Published in 35 countries, this book is a revolution with respect to any other self-help method.
In many countries around the world, “The Tools” has become an instant bestseller. This book gives a solution to the biggest problem that psychotherapy patients have: endless waiting for the change to begin.
Conventional therapy tends to be passive and focuses on the past. But patients needed help and relief in the present and all the insights in the world weren’t going to be powerful enough to deliver that. To control your actions you need something else: a specific procedure you can use systematically to combat a specific problem — you need a tool.
There’s an obvious objection that arises here: Isn’t what you’re doing superficial? Sure, these tools of yours may help a patient change his or her behavior but you haven’t addressed the underlying reasons. Unless you do that they’re bound to go back to their (self-) destructive ways sooner or later.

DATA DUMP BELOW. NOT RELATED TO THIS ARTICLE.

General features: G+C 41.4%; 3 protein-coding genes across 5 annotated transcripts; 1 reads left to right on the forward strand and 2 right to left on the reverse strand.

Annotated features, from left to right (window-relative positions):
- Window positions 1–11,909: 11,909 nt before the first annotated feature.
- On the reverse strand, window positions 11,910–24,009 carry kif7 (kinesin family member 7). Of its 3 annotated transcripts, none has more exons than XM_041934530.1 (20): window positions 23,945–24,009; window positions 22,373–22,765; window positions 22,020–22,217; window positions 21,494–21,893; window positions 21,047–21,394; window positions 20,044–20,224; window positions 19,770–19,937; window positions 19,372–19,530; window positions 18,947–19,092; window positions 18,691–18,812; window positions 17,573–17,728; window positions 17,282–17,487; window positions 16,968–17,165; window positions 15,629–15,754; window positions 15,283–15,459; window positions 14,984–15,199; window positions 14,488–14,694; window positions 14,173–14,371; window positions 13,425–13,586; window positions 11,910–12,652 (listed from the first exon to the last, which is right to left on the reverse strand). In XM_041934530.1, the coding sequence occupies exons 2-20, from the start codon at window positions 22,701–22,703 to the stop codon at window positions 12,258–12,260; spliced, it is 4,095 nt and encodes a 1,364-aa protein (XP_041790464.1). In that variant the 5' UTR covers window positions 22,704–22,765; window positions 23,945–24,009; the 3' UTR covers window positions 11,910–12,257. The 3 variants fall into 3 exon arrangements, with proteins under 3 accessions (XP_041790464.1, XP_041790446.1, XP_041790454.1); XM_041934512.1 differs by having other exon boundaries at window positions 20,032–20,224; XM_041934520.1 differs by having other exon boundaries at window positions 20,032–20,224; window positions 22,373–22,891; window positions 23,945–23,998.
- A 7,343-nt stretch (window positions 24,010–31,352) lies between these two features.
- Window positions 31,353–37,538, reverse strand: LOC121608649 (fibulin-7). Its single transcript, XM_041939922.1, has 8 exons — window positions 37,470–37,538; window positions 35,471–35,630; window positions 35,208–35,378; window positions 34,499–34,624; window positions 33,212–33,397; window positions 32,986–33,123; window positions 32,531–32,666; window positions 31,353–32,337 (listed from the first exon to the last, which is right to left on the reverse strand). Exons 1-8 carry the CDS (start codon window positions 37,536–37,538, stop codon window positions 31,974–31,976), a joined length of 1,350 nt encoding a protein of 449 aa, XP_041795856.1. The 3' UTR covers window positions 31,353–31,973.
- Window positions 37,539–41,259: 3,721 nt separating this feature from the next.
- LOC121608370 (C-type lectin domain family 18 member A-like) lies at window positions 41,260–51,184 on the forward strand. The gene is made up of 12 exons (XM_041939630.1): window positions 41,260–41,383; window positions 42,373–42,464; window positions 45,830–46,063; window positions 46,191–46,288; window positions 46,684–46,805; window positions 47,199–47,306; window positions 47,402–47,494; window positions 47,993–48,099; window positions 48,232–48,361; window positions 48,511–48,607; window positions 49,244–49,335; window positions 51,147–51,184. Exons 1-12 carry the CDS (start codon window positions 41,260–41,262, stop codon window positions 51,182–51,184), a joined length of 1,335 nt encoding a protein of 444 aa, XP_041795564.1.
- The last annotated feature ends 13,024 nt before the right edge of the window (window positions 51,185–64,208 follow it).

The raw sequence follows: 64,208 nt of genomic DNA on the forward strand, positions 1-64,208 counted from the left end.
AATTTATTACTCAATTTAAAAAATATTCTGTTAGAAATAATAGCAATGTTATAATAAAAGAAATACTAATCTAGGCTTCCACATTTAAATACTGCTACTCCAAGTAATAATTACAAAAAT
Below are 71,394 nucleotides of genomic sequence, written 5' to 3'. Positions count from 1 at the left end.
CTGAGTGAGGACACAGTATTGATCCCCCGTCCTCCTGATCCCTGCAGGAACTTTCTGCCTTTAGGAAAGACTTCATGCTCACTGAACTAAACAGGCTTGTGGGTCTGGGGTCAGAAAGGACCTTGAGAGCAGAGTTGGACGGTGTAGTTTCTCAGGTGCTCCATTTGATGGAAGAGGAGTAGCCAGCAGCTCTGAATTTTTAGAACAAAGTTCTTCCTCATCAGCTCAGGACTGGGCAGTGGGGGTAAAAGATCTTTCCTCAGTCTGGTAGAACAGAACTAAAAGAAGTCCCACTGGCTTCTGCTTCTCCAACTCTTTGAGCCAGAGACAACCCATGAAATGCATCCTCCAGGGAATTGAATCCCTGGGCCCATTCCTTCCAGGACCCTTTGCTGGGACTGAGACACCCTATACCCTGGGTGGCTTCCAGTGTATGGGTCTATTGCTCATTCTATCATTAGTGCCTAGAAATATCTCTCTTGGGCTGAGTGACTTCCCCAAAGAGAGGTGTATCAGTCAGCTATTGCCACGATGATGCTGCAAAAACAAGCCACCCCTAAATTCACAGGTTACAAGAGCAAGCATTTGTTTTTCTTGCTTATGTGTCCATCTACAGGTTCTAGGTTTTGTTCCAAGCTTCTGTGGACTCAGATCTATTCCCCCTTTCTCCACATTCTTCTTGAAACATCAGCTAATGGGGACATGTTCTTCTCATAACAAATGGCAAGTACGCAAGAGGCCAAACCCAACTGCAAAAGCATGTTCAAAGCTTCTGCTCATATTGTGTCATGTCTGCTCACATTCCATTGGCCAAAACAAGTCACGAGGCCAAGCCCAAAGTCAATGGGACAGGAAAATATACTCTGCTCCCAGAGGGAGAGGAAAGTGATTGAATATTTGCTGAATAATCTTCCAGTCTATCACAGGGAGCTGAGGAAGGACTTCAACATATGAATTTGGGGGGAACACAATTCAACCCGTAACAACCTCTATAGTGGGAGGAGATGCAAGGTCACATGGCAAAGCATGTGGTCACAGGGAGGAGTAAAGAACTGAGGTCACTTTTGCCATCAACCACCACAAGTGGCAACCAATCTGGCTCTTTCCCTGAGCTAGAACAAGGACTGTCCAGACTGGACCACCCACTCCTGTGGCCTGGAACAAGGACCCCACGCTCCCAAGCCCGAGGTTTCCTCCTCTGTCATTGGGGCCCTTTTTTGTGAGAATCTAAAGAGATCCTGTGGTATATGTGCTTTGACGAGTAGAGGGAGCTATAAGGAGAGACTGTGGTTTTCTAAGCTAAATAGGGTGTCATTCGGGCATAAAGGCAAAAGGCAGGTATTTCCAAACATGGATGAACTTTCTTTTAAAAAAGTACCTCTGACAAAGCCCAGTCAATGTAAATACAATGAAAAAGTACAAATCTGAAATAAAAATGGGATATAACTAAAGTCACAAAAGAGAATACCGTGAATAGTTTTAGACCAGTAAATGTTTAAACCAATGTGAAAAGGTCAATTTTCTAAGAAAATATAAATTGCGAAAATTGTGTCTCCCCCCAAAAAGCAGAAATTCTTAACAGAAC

There are two answers to this objection. The first involves a misunderstanding of how people change. Insight into the “reasons” for a problem isn’t the cause of change – it’s the result. Groups like Alcoholics Anonymous have always known this. You don’t join AA and then sit around discussing why you drink too much over a few beers or vodka martinis. You join to stop drinking one day at a time. Only after that can you look into the roots of your addiction by “taking inventory.”
The second answer goes back to our original question about what a tool is. There has been a bias in psychotherapy implying that anything that is active and involves your will is superficial; as if the deepest part of human experience can only occur inside your head. The truth is the opposite; the deepest part of human experience happens when you interact with the world outside yourself. That means you need to go beyond thinking and into “doing”—and this is exactly what a tool makes possible.